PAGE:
Thomson announced last week that it has signed an agreement to acquire 33 1/3% of the issued and outstanding shares of desktop video editing and codec company Canopus, through a private transaction with Chairman and CEO Hiroshi Yamada and members of his immediate family, writes Fergal Ringrose. Thomson Grass Valley VP Strategic Marketing Jeff Rosica said the intention was to buy the remaining Canopus shares through public tender on the Japanese stock market.
“Our objective is to achieve 100% [ownership] of the company,” Rosica said. “Once we reach 90% we will de-list the company” from the Tokyo stock exchange. Assuming Thomson is successful, the total value of Canopus would be approximately Euro 91 million.
Rosica said the two companies have complementary products and channels, with very little overlap. Canopus is particularly strong in the ProAV market, which Thomson sees as a key opportunity. Total Canopus revenues for the 12 months to August 31 2005 were Euro 50 million. Rosica said Thomson would hope to grow that revenue to Euro 70m in 2006 and Euro 100m by 2008.
Canopus is a Japanese company employing 255 people, 194 in Japan. In addition to offering PC-based digital and HD video editing systems, it is a supplier of video encoding/decoding technology and digital media conversion technologies. Over half its revenues currently come out of Japan, with the rest split evenly throughout world regions. Obviously, Thomson is banking on its own global sales force to make significant gains in other territories once the takeover is completed.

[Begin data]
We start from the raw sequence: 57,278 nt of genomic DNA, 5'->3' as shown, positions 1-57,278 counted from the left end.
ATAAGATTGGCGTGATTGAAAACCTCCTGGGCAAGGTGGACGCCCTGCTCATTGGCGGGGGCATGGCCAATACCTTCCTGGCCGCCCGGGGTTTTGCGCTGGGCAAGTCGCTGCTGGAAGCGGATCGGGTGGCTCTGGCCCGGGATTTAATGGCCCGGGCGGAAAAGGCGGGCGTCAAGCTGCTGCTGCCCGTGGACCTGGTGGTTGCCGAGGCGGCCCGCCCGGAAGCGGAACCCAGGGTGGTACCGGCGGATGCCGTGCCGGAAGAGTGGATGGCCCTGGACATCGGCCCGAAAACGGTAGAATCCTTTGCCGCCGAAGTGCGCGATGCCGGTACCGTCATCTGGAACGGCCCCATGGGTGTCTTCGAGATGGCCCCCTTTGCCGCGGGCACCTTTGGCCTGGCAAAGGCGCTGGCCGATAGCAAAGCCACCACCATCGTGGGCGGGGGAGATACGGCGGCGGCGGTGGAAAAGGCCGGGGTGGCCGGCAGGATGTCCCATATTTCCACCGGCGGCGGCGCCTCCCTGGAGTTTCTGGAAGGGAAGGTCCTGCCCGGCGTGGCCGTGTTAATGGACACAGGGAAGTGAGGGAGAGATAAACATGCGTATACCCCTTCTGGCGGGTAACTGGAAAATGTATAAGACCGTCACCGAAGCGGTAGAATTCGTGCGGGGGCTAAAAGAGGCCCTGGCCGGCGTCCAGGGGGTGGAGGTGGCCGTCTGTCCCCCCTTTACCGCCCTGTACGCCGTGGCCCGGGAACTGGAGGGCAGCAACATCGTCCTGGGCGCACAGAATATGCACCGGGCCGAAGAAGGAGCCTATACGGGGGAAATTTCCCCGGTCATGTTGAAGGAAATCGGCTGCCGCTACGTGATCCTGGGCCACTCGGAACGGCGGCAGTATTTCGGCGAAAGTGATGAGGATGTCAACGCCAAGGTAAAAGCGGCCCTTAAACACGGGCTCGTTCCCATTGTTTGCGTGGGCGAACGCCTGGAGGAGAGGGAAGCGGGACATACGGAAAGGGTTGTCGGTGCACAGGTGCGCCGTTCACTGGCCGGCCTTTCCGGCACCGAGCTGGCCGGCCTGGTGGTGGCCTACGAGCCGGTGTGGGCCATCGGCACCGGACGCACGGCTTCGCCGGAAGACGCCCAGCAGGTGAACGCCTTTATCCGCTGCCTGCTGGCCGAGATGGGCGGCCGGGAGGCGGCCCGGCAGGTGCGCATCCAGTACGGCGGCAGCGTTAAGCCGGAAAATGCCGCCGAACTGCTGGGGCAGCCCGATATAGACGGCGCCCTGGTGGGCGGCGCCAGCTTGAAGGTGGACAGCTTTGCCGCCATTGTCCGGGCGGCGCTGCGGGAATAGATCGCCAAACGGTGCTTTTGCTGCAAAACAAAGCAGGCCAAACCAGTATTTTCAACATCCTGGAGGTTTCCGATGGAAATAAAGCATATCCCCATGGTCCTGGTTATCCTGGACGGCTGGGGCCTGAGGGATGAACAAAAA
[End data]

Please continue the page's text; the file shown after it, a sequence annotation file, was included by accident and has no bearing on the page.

Rosica said the original attraction was that Canopus and Thomson had very similar strategic outlooks. This deal will enable Thomson enter the desktop video editing market, and strengthen its offering in the newsroom area. Canopus has a strong R&D team and is successful in developing software-based video codecs. “Canopus is a great success story, based on its technology and very strong R&D,” he said. “One plus one is more than two in this case,” given the addition of Grass Valley sales and service power.
Taken with the discussions with Thalès on Thalès Broadcast & Multimedia (broadcasting and IP-TV), this transaction completes what Thomson says are its external initiatives for the Grass Valley Broadcast & Networks business. Grass Valley is an element of Thomson’s Two Year Plan, as one of ‘four primary revenue growth boosters.’ The acquisition fits with Thomson’s objectives to broaden its media and entertainment client base.